National Breast Cancer Foundation partnered alongside CancerCoachLive to present an educational webinar titled, “Navigating Treatment and Support for Triple-Negative Breast Cancer.” Below is some of the information presented by CancerCoachLive’s team for patients, loved ones, and caregivers facing metastatic triple negative breast cancer. Click here to watch the entire webinar.
What is Triple Negative Breast Cancer (TNBC)?
Triple negative breast cancer is considered the most aggressive and hard-to-treat form of breast cancer. The term “triple-negative” comes from this type’s lack of three markers, or receptors, commonly found in other types of breast cancer. TNBC lacks receptors for:
Since TNBC lacks these three receptors, the cancer is less likely to respond to hormone therapy, a common form of breast cancer treatment. However, chemotherapy, among other options, is still an effective option for the treatment of TNBC.
Read more about triple negative breast cancer and prognosis.
Treatment Options for Metastatic TNBC
Metastatic breast cancer (MBC) is classified as Stage 4 breast cancer. In MBC, the cancer has spread to other parts of the body, which usually includes the lungs, liver, bones, or brain. When TNBC spreads to other parts of the body, it is considered metastatic TNBC.
Although metastatic TNBC is not curable, it is usually treatable, with the focus being on quality of life for the patient. Several factors influence treatment selection for metastatic TNBC, including disease stage, histology (tissue structures), subtype, previous treatments, and patient preferences. The best treatment available is the one that is tailored to the patient’s specific disease, goals, tolerances, and quality of life.
Surgery and radiation are not primary treatments for metastatic TNBC—these treatment options are often used in early-stage disease. For metastatic TNBC, surgery and radiation are considered palliative options that may be used to shrink tumors to make them easier to treat.
Chemotherapy includes oral or IV medicines used to destroy cancer cells in order to shrink a tumor before or after surgery or after the tumor spreads.
Immunotherapy is a relatively new form of treatment for women with MBC. Immunotherapy helps the body’s own immune system fight the cancer. Pembrolizumab and atezolizumab are approved immunotherapy options for metastatic TNBC.
Targeted therapy is treatment directed towards specific markers. Targeted drugs often have less severe side effects than standard chemotherapy drugs. There are two types of targeted therapies currently available for TNBC: antibody-drug conjugates and PARP inhibitors.
- Antibody-drug conjugates (ADCs) attach to chemotherapy drugs to deliver the chemotherapy directly to a specific protein which destroys cancer cells while sparing healthy cells. ADCs that are currently available for TNBC include sacituzumab govitecan and trastuzumab deruxtecan.
- PARP inhibitors block cancer cells from copying themselves. They work best in tumors with certain genetic markers or mutations, like BRCA. There are currently two PARP inhibitors approved for TNBC: olaparib and talazoparib.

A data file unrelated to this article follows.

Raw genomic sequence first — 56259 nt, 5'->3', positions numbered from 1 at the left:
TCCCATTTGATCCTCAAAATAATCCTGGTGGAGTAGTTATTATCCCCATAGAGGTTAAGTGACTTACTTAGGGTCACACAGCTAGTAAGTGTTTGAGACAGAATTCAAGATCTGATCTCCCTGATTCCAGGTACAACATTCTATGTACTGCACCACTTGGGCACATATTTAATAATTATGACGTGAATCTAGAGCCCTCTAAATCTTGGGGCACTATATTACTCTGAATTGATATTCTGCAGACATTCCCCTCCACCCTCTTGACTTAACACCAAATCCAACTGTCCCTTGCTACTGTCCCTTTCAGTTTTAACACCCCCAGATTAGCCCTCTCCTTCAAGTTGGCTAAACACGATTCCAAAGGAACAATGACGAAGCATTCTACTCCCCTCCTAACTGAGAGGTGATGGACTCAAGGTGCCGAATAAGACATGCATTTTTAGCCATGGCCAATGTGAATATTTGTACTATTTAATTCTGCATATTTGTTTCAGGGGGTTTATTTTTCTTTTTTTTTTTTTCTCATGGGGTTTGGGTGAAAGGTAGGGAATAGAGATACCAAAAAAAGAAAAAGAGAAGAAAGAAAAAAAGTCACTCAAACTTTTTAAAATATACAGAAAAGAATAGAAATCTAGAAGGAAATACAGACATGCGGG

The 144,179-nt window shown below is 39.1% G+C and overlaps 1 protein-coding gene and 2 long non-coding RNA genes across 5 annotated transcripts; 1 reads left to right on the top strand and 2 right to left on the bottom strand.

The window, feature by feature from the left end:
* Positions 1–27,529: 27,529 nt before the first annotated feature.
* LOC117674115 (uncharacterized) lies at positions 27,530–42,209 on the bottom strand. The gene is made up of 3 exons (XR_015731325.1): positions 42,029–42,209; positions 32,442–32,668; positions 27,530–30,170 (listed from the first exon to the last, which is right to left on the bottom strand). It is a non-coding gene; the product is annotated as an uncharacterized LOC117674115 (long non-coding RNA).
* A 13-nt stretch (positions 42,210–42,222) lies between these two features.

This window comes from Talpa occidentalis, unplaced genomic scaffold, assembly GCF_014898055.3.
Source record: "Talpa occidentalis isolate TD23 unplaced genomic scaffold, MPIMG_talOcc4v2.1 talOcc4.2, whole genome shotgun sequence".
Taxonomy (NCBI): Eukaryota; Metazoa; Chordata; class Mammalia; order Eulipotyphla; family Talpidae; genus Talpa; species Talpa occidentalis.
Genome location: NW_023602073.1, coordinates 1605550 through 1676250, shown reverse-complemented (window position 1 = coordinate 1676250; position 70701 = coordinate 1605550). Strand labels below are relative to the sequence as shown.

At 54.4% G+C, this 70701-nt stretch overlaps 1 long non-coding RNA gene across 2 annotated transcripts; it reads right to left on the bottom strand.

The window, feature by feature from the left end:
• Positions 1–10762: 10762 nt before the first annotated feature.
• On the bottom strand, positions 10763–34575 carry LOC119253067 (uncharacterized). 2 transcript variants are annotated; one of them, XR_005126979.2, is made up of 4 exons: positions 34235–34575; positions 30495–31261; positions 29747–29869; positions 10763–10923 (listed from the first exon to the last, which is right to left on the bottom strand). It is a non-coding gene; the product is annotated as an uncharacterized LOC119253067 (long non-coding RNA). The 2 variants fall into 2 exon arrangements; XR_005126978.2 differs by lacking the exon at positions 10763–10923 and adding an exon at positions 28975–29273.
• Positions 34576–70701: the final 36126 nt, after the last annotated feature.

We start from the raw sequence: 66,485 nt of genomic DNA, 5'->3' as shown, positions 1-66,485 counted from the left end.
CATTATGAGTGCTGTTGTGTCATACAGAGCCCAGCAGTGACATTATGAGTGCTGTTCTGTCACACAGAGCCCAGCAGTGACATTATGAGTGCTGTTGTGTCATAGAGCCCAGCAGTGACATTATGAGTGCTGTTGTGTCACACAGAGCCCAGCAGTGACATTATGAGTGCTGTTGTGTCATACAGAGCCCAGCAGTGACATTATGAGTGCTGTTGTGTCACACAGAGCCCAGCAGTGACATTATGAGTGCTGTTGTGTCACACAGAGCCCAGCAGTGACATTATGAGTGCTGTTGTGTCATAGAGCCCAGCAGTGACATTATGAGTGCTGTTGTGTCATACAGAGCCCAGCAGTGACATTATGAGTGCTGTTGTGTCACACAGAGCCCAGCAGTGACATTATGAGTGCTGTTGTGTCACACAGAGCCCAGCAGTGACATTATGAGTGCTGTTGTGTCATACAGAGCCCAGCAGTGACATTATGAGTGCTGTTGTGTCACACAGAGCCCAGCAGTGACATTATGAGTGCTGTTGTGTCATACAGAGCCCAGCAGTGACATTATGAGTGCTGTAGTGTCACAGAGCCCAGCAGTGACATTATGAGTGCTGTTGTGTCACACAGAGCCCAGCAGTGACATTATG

What are Metastatic TNBC Treatment Side Effects?
It’s important to have open discussions with your doctor and care team about how you may feel before, during, and after starting treatment.
Questions to ask your doctor or care team when discussing treatment plans:
- What are my medication or treatment options?
- How will this medication/treatment help me?
- What are the side effects of this treatment?
- Will taking this medication make anything worse?
- Will I still be able to do my favorite activities or enjoy my favorite meals?
Some cancer treatment and medication side effects include:
- Nausea or vomiting
- Hair loss
- Memory problems or trouble thinking
If you experience these or other side effects for an extended period of time, contact your care team.
A clinical trial is an approved research study that some doctors believe has a strong potential to improve standard treatments. Clinical trials are often used to learn if a new treatment is more effective than currently available care. There are new ways to treat TNBC being investigated and researched all the time. Clinical trials have many advantages, including:
- Additional treatment option(s) if current treatments aren’t effective
- Access to new medications before they’re widely available
- Extra monitoring and check-ups from a care team while in the trial
- Ability to help move research forward to help others
Check with your care team about the availability of clinical trials in your area.
As with all treatment options, each patient should work with their medical team to determine the best approach to treating their specific type and stage of breast cancer.
National Breast Cancer Foundation is here for you and your loved ones. Whether you need support, education, or help during treatment, we have a team dedicated to getting you the help you deserve.
This post has been produced in partnership with CancerCoachLive and MedLive and presented by Tiffany A. Traina, MD, FASCO; Sara Donahue, MPH, NP, AOCNP; and Jennifer Witt, RN, MSN, OCN, CBCN. The full webinar can be viewed here.